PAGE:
Total Internal Reflection Fluorescence (TIRF) Microscopy and Single Molecule Detection


We have improved the sensitivity of ATPase assays to the single molecule detection limit by using laser-induced, total internal reflectance fluorescence microscopy. This technique allows selective excitation of fluorescent nucleotides bound to immobilised myosin molecules on the microscope slide surface. The microscope set-up was assembled from both commercial and custom-built components made in the Biomedical Joint Workshops.



Single molecule detection of a fluorescent ATP analogue (Cy3-EDA-ATP) showing binding to isolated myosin S1 molecules and its turnover with an average reaction time of about 10 seconds (record of Dr Paul B. Conibear, see reference for details).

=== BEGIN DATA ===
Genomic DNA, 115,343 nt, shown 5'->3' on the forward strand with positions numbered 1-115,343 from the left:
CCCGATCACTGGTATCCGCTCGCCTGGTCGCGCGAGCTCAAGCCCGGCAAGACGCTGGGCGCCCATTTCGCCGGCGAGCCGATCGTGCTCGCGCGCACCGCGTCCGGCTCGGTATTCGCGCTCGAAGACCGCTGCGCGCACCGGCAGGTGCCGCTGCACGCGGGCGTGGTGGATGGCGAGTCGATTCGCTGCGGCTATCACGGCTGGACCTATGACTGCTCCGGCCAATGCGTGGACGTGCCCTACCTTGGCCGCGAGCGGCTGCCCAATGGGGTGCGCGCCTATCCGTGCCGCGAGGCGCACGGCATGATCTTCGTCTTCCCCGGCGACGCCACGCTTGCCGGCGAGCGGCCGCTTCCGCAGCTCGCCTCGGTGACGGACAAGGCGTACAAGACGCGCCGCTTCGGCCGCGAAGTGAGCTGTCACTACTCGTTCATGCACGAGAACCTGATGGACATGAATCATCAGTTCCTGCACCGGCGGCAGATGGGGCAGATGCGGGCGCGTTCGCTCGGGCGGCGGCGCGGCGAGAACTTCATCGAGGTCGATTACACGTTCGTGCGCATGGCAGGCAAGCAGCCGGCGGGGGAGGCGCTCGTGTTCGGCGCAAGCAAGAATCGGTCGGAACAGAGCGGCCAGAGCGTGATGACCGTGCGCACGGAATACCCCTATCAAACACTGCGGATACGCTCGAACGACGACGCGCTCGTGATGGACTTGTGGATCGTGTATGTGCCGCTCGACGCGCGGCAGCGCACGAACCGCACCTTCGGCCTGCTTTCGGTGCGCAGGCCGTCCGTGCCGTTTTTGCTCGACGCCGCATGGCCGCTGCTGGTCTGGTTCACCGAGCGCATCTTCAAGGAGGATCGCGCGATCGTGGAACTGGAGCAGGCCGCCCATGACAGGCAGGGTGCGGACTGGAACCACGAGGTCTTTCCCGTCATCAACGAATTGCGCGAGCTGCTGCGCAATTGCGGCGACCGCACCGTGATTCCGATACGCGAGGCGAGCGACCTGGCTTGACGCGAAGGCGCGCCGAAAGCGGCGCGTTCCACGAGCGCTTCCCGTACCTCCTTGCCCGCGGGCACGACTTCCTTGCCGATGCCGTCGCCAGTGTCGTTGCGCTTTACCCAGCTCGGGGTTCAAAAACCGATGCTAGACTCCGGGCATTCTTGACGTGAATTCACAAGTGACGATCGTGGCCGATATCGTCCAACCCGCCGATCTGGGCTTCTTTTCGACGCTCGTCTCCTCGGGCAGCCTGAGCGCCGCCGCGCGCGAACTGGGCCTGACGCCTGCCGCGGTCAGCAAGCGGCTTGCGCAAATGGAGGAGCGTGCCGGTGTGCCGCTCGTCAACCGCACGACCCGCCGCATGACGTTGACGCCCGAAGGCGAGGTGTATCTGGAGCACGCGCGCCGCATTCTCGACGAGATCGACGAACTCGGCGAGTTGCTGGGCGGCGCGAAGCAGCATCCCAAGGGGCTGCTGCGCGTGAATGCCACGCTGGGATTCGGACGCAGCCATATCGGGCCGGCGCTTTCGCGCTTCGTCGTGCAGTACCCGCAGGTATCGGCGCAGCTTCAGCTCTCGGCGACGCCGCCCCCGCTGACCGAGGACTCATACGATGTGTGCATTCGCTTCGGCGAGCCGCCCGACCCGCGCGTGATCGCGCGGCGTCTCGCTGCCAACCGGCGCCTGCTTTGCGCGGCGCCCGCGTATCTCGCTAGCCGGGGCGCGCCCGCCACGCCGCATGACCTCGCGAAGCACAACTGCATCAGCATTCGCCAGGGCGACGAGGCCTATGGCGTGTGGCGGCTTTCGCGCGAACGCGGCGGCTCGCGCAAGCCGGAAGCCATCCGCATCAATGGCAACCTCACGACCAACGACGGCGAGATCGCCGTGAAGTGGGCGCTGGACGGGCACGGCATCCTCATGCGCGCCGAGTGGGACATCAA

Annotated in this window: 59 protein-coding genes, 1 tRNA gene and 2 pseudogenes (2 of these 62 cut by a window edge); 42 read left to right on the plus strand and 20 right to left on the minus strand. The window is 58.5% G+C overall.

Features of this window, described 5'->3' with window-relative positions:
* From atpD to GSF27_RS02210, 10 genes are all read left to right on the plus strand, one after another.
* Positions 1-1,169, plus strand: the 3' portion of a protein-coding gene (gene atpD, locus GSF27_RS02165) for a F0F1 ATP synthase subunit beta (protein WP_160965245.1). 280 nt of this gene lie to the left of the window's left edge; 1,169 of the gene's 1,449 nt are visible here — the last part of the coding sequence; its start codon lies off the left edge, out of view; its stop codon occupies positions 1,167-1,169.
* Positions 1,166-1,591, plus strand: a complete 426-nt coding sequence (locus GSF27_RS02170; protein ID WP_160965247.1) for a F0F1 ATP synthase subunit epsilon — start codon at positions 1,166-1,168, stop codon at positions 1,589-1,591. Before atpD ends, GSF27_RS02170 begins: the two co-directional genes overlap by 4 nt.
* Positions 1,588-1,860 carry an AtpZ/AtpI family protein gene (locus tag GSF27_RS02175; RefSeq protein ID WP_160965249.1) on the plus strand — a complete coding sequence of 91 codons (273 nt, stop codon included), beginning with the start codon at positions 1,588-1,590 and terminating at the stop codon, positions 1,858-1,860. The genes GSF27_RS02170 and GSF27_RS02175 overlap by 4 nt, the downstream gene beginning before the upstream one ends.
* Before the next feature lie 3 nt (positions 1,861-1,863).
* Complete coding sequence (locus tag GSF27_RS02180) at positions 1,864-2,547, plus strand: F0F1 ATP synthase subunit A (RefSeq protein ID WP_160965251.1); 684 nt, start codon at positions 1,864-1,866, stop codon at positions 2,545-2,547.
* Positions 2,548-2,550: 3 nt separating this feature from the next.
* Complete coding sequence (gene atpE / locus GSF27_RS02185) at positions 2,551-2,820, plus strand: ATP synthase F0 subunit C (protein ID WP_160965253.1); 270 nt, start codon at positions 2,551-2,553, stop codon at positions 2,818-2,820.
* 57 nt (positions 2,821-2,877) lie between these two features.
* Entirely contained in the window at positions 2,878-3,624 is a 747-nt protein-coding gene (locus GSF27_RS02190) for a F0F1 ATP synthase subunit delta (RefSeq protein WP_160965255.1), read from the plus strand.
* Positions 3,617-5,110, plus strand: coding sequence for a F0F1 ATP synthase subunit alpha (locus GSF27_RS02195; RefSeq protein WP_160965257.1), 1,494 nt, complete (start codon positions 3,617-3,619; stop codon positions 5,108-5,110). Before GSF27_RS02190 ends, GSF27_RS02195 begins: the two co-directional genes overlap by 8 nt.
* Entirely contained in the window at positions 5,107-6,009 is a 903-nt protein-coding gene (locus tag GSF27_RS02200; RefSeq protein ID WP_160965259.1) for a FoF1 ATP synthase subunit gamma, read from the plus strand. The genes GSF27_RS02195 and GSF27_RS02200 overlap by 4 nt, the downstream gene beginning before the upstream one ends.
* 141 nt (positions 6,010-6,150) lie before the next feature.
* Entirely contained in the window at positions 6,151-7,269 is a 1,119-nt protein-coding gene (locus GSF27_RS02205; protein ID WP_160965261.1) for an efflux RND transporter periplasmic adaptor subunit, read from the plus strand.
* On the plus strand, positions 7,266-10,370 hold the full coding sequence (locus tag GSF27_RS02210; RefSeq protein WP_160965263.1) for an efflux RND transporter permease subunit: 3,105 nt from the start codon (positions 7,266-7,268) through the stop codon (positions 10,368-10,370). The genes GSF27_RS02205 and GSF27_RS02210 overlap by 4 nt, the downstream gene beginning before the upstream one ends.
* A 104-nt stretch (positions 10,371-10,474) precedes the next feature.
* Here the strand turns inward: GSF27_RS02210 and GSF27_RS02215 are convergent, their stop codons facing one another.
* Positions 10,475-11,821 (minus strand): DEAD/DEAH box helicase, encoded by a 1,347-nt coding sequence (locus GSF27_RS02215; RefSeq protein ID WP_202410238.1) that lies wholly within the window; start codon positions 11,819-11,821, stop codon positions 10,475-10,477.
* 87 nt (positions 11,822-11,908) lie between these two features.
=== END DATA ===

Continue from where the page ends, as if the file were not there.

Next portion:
For further technical details see: Wakelin & Bagshaw (2003) and Conibear & Bagshaw (2000). We are now developing single molecule FRET (Forster resonance energy transfer) assays to probe proteins of the Spliceosome and their interaction with RNA (Cherny et al, 2009) . See Molecular Enzymology page for more photos and Schematic for optical layout


Cubic Prism 2

Prism for generating isotropic TIRF excitation

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